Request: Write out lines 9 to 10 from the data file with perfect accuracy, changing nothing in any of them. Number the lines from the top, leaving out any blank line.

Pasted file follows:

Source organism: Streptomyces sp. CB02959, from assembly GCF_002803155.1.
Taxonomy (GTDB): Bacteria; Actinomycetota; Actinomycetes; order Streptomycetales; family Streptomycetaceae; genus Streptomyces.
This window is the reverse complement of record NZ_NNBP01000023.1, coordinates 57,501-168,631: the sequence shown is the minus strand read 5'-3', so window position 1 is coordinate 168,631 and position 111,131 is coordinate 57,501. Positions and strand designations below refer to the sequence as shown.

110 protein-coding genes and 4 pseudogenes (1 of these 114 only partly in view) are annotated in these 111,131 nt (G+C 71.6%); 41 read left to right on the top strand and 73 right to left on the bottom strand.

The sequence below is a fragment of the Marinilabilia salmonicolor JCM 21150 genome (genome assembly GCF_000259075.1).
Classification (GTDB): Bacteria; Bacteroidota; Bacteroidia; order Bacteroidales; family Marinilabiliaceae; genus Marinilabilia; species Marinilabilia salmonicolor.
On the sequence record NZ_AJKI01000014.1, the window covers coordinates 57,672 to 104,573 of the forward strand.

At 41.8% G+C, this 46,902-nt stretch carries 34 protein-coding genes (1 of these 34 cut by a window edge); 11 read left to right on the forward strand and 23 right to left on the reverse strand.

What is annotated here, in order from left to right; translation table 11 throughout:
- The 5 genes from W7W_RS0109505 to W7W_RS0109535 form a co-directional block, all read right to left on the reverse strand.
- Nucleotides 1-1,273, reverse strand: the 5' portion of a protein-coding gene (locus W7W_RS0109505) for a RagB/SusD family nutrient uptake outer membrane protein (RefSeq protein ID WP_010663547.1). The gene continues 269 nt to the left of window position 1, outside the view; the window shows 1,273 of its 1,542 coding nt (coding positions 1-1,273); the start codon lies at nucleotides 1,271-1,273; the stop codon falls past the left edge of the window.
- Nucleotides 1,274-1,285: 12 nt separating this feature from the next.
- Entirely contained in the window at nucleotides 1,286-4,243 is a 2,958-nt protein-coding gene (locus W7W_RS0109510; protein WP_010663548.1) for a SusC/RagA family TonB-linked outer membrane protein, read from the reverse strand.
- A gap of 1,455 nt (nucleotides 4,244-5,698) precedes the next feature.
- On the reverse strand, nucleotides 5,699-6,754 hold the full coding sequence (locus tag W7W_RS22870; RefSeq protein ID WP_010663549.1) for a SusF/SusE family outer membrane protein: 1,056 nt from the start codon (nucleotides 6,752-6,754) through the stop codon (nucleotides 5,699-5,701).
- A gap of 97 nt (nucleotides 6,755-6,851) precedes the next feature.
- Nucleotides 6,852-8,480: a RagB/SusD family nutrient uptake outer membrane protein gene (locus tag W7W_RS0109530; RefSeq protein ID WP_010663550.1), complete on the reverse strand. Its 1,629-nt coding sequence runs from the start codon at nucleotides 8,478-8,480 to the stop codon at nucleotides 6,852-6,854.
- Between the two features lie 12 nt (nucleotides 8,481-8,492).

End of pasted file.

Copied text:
What is annotated here, in order from left to right; translation table 11 throughout:
- The 5 genes from W7W_RS0109505 to W7W_RS0109535 form a co-directional block, all read right to left on the reverse strand.